A Tak, R Scott, N Khan
gastroesophageal reflux disease, sebaceous glands
A Tak, R Scott, N Khan. Sebaceous Glands in Esophagus of a Patient with Gastroesophageal Reflux Disease. The Internet Journal of Gastroenterology. 2006 Volume 5 Number 2.
Sebaceous glands in esophagus are very rare and have been reported mostly in autopsy studies. Only a few cases have been reported in living persons and have been considered of no clinical significance. Rarely have been these lesions diagnosed by endoscopy and biopsy. (
Sebaceous glands arise in close association with hair follicles to form the pilosebaceous apparatus . Sebaceous glands are only found in lips and oral cavity. (2) Ectopic sebaceous glands have been reported in a variety of sites including genitals, eyes, orbits, nipples, palms, soles and parotid glands. (3) Sebaceous glands in esophagus are interesting because of their doubtful embryonic origin. Several hypothesis have been postulated to explain sebaceous glands in various sites including developments defect and metaplasia. The absence of sebaceous glands in esophagus of children. (4) and their presence in adults could be indicative of metaplastic process.
A 50 year old obese white male with history of hypertension, asthma, depression, gastroesophageal reflux disease, colonic polyps and hypercholesteremia came to our clinic complaining of two month history of epigastric pain along with burning and acid regurgitation .He denied any other symptoms including dysphagia or odonophagia. Results of physical examination and routine laboratory tests were unremarkable Endoscopy was done which revealed reflux esophagits and hiatal hernia along with multiple nodules presumed to be esophageal cysts which were scattered throughout the esophagus. Biopsy revealed fragments of squamous esophageal mucosa showing sebaceous gland formation. These glands consisted of units of large polyhedral cells with clear vacuolated cytoplasm. Each unit was delineated by a small basement membrane. A small collection of inflammatory cells were present in the vicinity of sebaceous glands.
Details of Biopsy
Esophageal sebaceous gland, endoscopic biopsies, preserved in glycolated alcohol-based fixative, paraffin embedded, stained with H&E.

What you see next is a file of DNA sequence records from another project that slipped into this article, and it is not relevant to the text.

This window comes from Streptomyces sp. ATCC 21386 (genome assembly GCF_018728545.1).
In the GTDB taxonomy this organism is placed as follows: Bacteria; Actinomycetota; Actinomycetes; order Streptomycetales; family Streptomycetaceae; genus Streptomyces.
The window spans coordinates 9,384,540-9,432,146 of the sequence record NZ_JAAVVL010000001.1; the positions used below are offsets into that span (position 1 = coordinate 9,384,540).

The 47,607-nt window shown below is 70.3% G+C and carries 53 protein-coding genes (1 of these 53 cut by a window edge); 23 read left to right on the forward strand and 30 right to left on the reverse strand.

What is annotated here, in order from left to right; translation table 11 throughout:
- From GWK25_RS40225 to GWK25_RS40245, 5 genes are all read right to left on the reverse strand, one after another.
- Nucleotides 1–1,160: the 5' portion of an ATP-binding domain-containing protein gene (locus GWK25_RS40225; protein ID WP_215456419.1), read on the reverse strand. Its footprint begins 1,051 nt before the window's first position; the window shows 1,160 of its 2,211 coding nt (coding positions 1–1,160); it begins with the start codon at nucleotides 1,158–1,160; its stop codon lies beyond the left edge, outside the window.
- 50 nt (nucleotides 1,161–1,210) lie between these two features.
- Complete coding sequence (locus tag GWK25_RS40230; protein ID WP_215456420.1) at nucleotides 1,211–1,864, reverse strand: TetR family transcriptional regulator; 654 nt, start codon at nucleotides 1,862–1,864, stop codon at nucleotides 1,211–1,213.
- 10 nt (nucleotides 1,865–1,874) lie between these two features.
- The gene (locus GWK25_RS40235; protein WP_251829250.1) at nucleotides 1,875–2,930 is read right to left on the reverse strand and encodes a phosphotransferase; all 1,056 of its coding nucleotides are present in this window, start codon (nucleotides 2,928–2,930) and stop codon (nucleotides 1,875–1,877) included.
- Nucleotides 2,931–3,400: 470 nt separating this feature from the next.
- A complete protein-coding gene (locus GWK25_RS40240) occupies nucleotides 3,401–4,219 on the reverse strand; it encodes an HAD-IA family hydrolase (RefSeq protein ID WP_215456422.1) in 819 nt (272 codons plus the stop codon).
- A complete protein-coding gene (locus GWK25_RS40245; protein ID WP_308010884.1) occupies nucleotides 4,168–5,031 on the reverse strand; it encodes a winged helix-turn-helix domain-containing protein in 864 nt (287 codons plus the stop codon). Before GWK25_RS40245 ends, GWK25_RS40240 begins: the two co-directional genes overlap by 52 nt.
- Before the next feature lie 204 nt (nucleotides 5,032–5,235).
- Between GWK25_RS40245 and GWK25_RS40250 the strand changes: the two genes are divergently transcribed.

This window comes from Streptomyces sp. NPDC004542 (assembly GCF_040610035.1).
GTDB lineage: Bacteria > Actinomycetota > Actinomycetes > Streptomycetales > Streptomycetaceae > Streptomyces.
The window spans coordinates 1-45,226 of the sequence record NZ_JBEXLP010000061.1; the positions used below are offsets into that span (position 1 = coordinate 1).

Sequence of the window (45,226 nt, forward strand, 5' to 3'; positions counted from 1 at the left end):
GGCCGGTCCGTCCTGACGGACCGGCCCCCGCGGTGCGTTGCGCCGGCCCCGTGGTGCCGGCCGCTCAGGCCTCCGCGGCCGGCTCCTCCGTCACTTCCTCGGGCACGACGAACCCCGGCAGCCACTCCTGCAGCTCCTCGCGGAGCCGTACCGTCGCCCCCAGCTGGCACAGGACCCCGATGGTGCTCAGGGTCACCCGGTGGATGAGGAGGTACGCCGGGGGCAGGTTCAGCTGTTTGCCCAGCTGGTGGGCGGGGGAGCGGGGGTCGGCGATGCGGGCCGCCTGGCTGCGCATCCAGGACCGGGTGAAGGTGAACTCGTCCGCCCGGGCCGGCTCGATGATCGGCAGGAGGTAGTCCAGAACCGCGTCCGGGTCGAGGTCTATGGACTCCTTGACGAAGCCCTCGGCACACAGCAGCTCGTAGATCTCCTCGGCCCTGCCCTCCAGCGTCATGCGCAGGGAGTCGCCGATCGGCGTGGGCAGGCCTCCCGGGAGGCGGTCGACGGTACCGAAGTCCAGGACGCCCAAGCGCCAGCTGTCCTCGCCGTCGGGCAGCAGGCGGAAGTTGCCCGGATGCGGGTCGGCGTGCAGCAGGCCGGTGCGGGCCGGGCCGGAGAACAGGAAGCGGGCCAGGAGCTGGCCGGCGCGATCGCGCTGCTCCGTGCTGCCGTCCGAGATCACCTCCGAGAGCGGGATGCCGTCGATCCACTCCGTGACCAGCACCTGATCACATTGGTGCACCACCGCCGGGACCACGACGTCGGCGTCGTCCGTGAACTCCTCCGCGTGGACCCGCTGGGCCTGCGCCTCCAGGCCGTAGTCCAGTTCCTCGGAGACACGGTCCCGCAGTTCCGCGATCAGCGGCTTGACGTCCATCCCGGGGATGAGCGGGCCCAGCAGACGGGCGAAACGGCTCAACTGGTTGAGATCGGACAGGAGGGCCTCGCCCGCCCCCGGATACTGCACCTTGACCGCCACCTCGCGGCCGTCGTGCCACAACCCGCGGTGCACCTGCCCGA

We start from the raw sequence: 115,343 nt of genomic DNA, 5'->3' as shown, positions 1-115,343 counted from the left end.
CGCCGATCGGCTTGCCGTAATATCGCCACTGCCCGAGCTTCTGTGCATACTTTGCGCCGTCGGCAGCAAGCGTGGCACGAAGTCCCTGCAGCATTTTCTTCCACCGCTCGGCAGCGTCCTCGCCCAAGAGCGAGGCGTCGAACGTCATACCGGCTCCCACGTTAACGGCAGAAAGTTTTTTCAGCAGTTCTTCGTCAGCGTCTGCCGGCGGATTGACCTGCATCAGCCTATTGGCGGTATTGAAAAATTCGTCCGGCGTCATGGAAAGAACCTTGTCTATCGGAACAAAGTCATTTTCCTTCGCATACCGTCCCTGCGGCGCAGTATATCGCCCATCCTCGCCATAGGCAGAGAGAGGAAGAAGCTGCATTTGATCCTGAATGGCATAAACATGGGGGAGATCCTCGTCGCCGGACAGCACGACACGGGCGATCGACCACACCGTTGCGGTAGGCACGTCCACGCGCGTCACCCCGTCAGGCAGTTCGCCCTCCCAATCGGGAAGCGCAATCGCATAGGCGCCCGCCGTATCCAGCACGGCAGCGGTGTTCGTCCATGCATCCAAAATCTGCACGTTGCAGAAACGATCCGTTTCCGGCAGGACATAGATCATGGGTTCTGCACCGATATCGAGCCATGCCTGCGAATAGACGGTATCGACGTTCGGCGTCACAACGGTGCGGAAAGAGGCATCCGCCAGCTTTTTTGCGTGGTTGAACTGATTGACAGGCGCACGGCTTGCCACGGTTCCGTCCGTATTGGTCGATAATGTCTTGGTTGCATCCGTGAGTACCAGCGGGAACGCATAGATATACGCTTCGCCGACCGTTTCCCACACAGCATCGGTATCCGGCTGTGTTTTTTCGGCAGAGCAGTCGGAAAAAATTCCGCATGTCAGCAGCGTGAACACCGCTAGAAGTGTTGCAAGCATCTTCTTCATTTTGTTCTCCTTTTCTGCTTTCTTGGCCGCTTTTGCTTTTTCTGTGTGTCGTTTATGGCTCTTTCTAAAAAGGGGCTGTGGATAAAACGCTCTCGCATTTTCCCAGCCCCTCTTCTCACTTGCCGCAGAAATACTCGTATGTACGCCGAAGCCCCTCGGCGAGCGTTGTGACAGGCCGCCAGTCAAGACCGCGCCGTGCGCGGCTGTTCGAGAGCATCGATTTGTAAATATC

Patient was started on PPI therapy and he seemed to do well.
Sebaceous glands were first described as a histological postmortem finding by Dela Pava and Pickren(5) in 4 out of 200 autopsy subjects and by Pianzole et al (6) .Ramakrishnan and Brinker described the first case in 1976. (7). Approximately 21 cases have been reported since then. Some cases of heterotropic sebaceous glands in esophagus have been reported to have gastroesophageal reflux disease (8,9) and symptoms of chronic esophagitis. Merino et al (8) reported sebaceous gland in 38 year old women with symptoms of gastroesophageal reflux disease and concluded that most probably sebaceous glands were heterotropic and their findings were incidental and fortuitous with no relationship to patient's symptoms. The esophageal sebaceous glands should be differentiated from other sub mucosal tumors and mucosal proliferative lesions. Although our patient complained of reflux but not all the clinical and endoscopic findings of gastroesophageal reflux disease were identified which raises an important question whether there is any relation between these esophageal sebaceous cysts and gastroesophageal reflux disease. It is also likely that esophageal sebaceous glands were heterotropic and their relation to the clinical setting of gastroesophageal reflux disease was purely fortuitous. Our patient had inflammatory reaction which suggests that heterotrophic sebaceous glands in some patients are associated with chronic inflammation such as reflux esophagitis. These possibilities should be considered in future evaluation of esophageal biopsies in patients with gastroesophageal reflux disease. Further studies are required to elucidate the causes and clinicopathological significance of such an unusual epithelial change.